Note: Williams Servicing Group, LLC (Insurance Servicing Group) contracted with four insurance companies for more than 45 workman's compensation and general liability policies. These policies were purchased by National Union First Insurance Co. of Pittsburg, Pa. (Insurer). The parties agreed that in exchange for a premium of US$ 3,800,000, Insurer would provide coverage for claims of up to $ 4,200,000 but that Insurance Servicing Group would be liable for claims in excess of that limit and was also responsible for a deductible. Insurance Servicing Group provided standby letters of credit in favor of Insurer as collateral for its obligations.

In 1999, payments under the policies exceeded the maximum but Insurer did not bill Insurance Servicing Group until October 2009. Insurance Servicing Company failed to reimburse Insurer and sued it for negligently supervising several claims and overpayments. Insurer counterclaimed for more than $ 2 million in unpaid claims. On cross motions for summary judgment, the US District Court for the Northern District of Georgia, Thrash, J., entered partial summary judgment in favor of Insurance Servicing Group. The Judge ruled that certain claims were barred by the applicable statute of limitations.

Insurer claimed that it was nonetheless entitled to draw under the standby letters of credit since the debt that they were intended to cover was not extinguished by the statute of limitations but only the remedy. The Judge ruled that to the extent that drawings on the standbys sought to recover amounts barred by the statute of limitations, rights to draw under the standbys were similarly barred.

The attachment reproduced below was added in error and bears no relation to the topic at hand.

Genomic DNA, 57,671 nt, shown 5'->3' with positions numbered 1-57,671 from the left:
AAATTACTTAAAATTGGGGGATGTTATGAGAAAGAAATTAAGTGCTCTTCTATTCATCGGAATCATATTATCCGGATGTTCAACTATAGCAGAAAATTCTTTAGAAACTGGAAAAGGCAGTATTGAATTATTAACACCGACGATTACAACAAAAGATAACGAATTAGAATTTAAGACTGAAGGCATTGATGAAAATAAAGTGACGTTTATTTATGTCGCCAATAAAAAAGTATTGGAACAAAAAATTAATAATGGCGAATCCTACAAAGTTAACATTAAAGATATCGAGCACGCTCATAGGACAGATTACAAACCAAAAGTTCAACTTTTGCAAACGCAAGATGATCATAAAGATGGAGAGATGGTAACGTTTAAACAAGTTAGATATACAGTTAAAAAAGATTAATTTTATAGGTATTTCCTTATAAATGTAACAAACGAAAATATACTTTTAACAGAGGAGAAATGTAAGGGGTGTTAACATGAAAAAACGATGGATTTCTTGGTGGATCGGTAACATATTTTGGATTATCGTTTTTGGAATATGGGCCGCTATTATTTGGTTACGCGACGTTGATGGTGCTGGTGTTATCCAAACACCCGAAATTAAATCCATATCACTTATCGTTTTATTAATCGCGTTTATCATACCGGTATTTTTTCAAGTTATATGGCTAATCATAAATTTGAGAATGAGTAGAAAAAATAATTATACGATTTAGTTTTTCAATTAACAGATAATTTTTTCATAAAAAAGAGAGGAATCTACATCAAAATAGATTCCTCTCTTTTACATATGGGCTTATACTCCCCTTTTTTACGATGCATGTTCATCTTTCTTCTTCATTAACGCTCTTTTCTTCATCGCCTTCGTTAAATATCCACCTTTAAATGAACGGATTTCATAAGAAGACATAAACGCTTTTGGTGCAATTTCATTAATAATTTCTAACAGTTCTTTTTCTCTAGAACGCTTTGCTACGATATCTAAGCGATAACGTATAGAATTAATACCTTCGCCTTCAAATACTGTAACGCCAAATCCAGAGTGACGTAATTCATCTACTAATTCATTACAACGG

The Judge distinguished Hahn Automotive Warehouse v. American Zurich Insurance Co. (2011 N.Y. App. Div. Lexis 960 (Feb. 10, 2011) [U.S.A.] (2012 ANNUAL REVIEW OF INTERNATIONAL BANKING LAW AND PRACTICE), in which the statute of limitations on the underlying transaction was ruled not to bar recovery on the standby. The basis for the distinction was that in Hahn, the standby expressly provided that the insurer could apply it to any debt. In respect to the Insurance Servicing Group, the Judge stated that "the [Insurer's] right to draw on the letters of credit arises from the Program Agreements, not the letters of credit themselves" and "the letters of credit create no such independent remedy...Indeed, the letters of credit do not provide that they are security for any of [Insurance Servicing Company's] debts. Rather, the Program Agreements establish the [Insurer's] right and the [Insurer's] remedy."


The Judge here provides practically no grounds for his determination that the Insurer's right to draw on the LCs arises from the underlying agreement, the Program Agreements. This differs vastly from normal LC practice in which LCs are inherently independent from their underlying transactions. A more accurate ruling in this area of law can be found in Hahn Automotive Warehouse, Inc. v. American Zurich Insurance Co., 81 A.D.3d 131 (N.Y. App. Div. 2011) [U.S.A.], noted at 2012 ANNUAL REVIEW OF INTERNATIONAL BANKING LAW AND PRACTICE, at 425.



The views expressed in this Case Summary are those of the Institute of International Banking Law and Practice and not necessarily those of ICC or the other partners in DC-PRO.